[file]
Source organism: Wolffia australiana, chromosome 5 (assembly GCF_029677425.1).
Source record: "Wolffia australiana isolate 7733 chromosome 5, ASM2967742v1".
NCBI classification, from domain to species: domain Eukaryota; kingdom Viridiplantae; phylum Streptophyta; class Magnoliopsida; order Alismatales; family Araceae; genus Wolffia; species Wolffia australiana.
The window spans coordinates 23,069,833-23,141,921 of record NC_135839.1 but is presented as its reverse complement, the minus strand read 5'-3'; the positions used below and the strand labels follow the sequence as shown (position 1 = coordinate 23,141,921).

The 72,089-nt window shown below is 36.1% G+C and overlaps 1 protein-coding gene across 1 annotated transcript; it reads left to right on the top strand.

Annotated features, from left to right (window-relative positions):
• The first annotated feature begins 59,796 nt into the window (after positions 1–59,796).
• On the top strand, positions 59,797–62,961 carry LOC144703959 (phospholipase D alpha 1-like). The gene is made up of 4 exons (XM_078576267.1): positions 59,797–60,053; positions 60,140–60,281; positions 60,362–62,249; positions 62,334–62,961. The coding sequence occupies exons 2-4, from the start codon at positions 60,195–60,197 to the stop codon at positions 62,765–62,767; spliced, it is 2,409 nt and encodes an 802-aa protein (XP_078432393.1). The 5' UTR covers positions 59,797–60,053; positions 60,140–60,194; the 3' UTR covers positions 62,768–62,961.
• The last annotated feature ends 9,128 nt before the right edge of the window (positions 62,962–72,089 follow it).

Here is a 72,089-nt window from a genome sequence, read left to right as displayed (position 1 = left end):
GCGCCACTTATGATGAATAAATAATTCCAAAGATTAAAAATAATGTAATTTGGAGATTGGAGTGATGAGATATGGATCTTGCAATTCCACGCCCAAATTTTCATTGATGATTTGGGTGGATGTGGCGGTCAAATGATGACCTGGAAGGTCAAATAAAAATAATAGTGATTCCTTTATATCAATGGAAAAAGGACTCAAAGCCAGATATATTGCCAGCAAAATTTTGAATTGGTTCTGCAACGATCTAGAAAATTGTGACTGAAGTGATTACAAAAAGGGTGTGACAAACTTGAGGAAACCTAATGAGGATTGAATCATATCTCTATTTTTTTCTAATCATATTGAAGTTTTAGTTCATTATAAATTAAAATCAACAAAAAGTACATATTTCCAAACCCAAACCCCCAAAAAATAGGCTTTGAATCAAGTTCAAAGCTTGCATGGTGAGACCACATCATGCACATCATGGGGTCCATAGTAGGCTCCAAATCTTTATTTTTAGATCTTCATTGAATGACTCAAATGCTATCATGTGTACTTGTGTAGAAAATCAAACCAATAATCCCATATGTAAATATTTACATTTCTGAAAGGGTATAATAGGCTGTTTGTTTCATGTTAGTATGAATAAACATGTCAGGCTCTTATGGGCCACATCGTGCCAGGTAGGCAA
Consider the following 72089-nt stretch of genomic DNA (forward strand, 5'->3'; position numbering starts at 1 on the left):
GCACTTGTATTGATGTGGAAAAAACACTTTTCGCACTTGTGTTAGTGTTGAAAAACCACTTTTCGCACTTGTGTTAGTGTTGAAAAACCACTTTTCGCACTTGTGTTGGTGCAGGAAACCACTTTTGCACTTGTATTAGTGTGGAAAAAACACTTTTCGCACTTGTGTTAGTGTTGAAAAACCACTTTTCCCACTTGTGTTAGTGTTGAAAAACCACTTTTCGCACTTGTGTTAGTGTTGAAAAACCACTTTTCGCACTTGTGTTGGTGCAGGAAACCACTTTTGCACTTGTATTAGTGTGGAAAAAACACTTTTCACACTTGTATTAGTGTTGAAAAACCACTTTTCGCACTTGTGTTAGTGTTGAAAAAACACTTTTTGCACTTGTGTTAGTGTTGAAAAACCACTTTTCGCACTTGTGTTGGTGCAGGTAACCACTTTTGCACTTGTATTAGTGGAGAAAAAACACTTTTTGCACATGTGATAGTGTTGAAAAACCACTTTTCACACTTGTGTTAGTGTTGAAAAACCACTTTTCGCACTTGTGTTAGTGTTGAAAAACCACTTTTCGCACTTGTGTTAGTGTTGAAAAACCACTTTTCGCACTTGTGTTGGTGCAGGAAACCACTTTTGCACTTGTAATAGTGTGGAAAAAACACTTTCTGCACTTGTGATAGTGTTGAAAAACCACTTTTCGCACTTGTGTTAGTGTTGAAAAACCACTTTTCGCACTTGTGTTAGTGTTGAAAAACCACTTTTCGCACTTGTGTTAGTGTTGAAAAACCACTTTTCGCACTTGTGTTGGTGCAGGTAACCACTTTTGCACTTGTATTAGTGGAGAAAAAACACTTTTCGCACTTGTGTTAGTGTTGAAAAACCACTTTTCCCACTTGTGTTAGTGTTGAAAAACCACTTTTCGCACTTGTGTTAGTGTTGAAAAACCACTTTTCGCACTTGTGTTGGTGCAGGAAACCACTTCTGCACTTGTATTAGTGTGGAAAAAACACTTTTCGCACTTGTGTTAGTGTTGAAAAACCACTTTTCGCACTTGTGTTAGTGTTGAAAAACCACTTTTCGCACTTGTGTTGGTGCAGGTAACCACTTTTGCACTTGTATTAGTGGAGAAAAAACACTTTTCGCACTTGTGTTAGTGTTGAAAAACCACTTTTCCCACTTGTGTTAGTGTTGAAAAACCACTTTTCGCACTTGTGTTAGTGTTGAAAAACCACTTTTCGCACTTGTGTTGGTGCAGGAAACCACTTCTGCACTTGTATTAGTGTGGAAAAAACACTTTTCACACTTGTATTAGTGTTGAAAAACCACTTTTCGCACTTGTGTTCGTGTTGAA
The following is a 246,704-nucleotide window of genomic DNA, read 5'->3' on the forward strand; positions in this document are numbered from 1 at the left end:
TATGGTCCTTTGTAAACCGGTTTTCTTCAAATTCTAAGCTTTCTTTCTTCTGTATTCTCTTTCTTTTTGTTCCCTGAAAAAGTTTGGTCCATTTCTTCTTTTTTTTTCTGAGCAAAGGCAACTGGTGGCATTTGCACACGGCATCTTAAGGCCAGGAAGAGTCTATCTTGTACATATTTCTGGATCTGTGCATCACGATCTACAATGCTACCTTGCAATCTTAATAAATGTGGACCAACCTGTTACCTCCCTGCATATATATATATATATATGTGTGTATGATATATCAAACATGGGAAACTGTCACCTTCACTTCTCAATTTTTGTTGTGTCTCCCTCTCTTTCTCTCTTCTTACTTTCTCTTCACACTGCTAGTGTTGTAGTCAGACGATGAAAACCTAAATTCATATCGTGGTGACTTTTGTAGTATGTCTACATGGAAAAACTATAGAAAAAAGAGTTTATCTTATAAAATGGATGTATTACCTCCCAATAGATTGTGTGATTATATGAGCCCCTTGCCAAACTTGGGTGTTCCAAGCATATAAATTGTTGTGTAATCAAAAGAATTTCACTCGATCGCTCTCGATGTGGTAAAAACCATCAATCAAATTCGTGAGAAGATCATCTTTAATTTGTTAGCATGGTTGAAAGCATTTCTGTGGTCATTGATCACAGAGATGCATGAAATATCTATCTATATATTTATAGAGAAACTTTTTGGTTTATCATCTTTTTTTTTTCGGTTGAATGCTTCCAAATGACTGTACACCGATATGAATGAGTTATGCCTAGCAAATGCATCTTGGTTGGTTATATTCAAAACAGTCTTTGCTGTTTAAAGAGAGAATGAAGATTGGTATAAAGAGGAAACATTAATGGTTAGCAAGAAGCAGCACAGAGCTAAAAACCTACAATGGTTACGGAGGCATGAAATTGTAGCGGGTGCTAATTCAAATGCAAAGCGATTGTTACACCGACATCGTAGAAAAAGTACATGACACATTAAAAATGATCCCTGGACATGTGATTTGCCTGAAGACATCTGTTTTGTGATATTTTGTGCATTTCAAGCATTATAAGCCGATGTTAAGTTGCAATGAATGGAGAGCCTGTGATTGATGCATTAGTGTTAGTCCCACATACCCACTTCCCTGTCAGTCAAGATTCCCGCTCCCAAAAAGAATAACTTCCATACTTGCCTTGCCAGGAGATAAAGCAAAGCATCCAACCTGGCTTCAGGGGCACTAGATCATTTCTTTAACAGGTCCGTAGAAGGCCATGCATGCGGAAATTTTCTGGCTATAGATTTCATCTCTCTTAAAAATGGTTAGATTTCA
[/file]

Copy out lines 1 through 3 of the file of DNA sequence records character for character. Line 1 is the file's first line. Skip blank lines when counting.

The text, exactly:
Source organism: Wolffia australiana, chromosome 5 (assembly GCF_029677425.1).
Source record: "Wolffia australiana isolate 7733 chromosome 5, ASM2967742v1".
NCBI classification, from domain to species: domain Eukaryota; kingdom Viridiplantae; phylum Streptophyta; class Magnoliopsida; order Alismatales; family Araceae; genus Wolffia; species Wolffia australiana.